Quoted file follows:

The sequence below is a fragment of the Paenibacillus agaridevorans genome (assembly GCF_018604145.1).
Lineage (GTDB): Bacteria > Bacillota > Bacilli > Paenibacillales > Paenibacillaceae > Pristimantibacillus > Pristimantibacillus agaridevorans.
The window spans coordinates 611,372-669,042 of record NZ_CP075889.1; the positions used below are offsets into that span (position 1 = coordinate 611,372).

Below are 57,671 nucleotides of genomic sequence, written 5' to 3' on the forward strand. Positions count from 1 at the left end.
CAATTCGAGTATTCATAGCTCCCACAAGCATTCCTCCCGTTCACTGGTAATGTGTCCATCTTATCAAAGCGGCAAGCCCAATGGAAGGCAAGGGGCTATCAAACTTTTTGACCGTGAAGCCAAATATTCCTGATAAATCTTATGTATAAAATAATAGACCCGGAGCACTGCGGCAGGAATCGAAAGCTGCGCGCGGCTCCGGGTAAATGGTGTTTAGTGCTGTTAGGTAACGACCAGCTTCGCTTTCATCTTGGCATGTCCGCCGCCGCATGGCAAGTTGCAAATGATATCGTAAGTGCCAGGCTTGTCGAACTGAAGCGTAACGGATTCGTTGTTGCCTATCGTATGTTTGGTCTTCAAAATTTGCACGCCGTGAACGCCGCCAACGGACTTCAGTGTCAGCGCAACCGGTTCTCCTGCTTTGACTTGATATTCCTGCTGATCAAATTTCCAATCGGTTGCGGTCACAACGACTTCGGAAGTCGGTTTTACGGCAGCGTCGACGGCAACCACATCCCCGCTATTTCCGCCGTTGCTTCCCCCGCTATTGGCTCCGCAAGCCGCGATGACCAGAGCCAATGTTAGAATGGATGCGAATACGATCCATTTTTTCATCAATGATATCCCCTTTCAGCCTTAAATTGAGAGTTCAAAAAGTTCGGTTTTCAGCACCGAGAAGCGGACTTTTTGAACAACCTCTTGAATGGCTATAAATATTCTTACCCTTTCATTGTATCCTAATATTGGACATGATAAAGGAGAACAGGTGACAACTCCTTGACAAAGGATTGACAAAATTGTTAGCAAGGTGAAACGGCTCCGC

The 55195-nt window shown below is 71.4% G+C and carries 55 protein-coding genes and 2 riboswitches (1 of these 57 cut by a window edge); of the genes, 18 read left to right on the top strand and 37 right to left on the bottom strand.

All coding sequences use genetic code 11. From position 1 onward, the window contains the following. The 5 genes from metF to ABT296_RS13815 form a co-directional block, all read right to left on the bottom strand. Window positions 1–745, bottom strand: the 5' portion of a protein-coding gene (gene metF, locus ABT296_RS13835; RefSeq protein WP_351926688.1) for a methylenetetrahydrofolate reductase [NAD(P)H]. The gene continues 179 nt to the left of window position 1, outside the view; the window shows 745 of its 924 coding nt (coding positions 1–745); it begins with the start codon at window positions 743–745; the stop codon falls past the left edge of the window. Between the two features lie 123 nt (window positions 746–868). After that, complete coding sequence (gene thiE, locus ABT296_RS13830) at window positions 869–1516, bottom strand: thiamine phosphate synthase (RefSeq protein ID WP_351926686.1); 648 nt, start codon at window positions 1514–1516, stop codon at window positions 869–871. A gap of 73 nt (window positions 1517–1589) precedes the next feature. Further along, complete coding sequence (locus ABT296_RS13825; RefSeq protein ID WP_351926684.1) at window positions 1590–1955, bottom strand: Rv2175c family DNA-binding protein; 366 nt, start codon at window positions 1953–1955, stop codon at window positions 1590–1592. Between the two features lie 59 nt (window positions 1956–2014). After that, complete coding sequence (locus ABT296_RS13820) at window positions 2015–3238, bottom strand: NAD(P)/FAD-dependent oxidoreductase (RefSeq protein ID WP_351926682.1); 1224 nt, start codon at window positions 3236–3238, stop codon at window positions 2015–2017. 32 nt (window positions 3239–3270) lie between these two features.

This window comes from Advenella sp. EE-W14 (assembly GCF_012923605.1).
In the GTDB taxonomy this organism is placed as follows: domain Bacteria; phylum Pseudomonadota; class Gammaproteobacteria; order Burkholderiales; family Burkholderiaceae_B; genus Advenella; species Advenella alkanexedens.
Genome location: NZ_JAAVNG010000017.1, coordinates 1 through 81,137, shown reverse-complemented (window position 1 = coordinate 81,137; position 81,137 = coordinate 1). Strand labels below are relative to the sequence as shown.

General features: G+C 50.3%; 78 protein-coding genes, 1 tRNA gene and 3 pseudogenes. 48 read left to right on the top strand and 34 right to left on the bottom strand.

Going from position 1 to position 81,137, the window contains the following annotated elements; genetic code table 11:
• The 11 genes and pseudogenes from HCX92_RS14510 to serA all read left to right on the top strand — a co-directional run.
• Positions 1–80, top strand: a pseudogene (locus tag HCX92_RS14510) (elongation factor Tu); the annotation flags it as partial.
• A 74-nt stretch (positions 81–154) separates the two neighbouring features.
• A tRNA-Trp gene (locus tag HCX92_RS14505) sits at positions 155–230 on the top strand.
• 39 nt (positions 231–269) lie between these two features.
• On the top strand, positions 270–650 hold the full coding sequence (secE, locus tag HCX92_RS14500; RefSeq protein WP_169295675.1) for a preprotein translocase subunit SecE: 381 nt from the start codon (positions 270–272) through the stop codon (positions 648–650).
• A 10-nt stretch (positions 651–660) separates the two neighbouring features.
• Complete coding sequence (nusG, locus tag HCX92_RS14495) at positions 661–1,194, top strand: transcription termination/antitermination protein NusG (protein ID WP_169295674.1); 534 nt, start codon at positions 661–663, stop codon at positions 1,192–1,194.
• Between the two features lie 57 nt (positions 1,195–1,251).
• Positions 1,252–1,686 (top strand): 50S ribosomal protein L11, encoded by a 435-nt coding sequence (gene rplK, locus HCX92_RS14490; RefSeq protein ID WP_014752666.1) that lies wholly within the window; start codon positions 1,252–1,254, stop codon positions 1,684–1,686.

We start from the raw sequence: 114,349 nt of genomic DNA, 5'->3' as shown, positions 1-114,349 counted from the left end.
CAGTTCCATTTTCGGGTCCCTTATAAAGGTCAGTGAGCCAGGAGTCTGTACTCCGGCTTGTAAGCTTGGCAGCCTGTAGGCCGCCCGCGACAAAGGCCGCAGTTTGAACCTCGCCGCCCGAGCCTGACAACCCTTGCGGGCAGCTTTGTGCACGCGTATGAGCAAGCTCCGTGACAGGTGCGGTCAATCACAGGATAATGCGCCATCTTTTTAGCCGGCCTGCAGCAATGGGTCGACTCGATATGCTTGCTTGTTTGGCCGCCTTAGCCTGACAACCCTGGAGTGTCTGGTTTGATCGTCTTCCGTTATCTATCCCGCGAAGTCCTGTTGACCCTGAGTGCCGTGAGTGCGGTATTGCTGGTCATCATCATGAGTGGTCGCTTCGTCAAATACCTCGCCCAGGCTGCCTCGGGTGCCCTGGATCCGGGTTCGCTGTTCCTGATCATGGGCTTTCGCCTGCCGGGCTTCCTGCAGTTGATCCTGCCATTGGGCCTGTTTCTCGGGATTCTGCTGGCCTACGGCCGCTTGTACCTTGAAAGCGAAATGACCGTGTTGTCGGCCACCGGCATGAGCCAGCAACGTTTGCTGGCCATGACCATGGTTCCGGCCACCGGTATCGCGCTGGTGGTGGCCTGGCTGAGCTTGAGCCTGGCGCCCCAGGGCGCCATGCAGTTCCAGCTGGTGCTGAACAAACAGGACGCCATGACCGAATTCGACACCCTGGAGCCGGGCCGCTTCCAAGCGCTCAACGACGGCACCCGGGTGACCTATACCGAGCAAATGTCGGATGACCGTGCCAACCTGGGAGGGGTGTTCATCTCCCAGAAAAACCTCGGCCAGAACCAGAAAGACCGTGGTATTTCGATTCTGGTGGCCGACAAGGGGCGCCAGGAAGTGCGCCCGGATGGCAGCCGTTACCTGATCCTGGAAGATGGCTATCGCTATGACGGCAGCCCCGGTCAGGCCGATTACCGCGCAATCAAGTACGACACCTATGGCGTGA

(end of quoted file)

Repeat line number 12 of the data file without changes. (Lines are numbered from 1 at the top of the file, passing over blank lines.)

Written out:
Going from position 1 to position 81,137, the window contains the following annotated elements; genetic code table 11: